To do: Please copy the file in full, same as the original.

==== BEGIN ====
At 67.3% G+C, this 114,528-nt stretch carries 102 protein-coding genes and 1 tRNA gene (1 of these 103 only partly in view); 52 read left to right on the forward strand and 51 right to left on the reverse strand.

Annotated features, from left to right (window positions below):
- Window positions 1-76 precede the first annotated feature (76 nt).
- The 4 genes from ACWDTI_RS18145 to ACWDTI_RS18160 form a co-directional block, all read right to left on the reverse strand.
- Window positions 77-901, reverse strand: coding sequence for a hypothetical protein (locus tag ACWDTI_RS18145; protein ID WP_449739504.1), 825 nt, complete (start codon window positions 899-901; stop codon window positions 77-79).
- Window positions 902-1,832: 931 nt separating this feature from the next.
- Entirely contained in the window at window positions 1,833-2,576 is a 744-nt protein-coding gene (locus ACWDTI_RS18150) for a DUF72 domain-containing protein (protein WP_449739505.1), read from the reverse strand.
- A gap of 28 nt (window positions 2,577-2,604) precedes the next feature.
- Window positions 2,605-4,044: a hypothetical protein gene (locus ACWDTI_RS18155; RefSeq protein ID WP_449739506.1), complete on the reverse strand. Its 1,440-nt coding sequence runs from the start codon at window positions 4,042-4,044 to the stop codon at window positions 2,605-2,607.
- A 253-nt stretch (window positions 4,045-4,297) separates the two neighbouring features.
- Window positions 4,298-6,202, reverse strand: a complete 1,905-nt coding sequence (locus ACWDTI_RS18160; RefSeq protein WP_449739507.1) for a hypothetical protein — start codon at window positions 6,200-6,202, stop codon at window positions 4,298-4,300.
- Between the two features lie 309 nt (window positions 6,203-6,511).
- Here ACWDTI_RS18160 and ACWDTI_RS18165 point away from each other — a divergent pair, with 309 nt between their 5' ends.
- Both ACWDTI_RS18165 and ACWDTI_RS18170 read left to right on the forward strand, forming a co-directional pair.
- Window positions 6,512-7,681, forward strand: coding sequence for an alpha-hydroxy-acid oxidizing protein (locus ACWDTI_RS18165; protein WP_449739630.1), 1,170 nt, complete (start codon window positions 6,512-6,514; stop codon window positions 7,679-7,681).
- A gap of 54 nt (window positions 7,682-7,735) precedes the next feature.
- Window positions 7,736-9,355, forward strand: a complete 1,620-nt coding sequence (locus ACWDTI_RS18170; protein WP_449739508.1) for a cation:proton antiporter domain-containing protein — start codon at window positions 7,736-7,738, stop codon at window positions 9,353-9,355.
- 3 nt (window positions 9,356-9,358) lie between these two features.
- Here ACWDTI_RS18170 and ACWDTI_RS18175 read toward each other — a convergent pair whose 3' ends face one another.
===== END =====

At 67.3% G+C, this 114,528-nt stretch carries 102 protein-coding genes and 1 tRNA gene (1 of these 103 only partly in view); 52 read left to right on the forward strand and 51 right to left on the reverse strand.

Annotated features, from left to right (window positions below):
- Window positions 1-76 precede the first annotated feature (76 nt).
- The 4 genes from ACWDTI_RS18145 to ACWDTI_RS18160 form a co-directional block, all read right to left on the reverse strand.
- Window positions 77-901, reverse strand: coding sequence for a hypothetical protein (locus tag ACWDTI_RS18145; protein ID WP_449739504.1), 825 nt, complete (start codon window positions 899-901; stop codon window positions 77-79).
- Window positions 902-1,832: 931 nt separating this feature from the next.
- Entirely contained in the window at window positions 1,833-2,576 is a 744-nt protein-coding gene (locus ACWDTI_RS18150) for a DUF72 domain-containing protein (protein WP_449739505.1), read from the reverse strand.
- A gap of 28 nt (window positions 2,577-2,604) precedes the next feature.
- Window positions 2,605-4,044: a hypothetical protein gene (locus ACWDTI_RS18155; RefSeq protein ID WP_449739506.1), complete on the reverse strand. Its 1,440-nt coding sequence runs from the start codon at window positions 4,042-4,044 to the stop codon at window positions 2,605-2,607.
- A 253-nt stretch (window positions 4,045-4,297) separates the two neighbouring features.
- Window positions 4,298-6,202, reverse strand: a complete 1,905-nt coding sequence (locus ACWDTI_RS18160; RefSeq protein WP_449739507.1) for a hypothetical protein — start codon at window positions 6,200-6,202, stop codon at window positions 4,298-4,300.
- Between the two features lie 309 nt (window positions 6,203-6,511).
- Here ACWDTI_RS18160 and ACWDTI_RS18165 point away from each other — a divergent pair, with 309 nt between their 5' ends.
- Both ACWDTI_RS18165 and ACWDTI_RS18170 read left to right on the forward strand, forming a co-directional pair.
- Window positions 6,512-7,681, forward strand: coding sequence for an alpha-hydroxy-acid oxidizing protein (locus ACWDTI_RS18165; protein WP_449739630.1), 1,170 nt, complete (start codon window positions 6,512-6,514; stop codon window positions 7,679-7,681).
- A gap of 54 nt (window positions 7,682-7,735) precedes the next feature.
- Window positions 7,736-9,355, forward strand: a complete 1,620-nt coding sequence (locus ACWDTI_RS18170; protein WP_449739508.1) for a cation:proton antiporter domain-containing protein — start codon at window positions 7,736-7,738, stop codon at window positions 9,353-9,355.
- 3 nt (window positions 9,356-9,358) lie between these two features.
- Here ACWDTI_RS18170 and ACWDTI_RS18175 read toward each other — a convergent pair whose 3' ends face one another.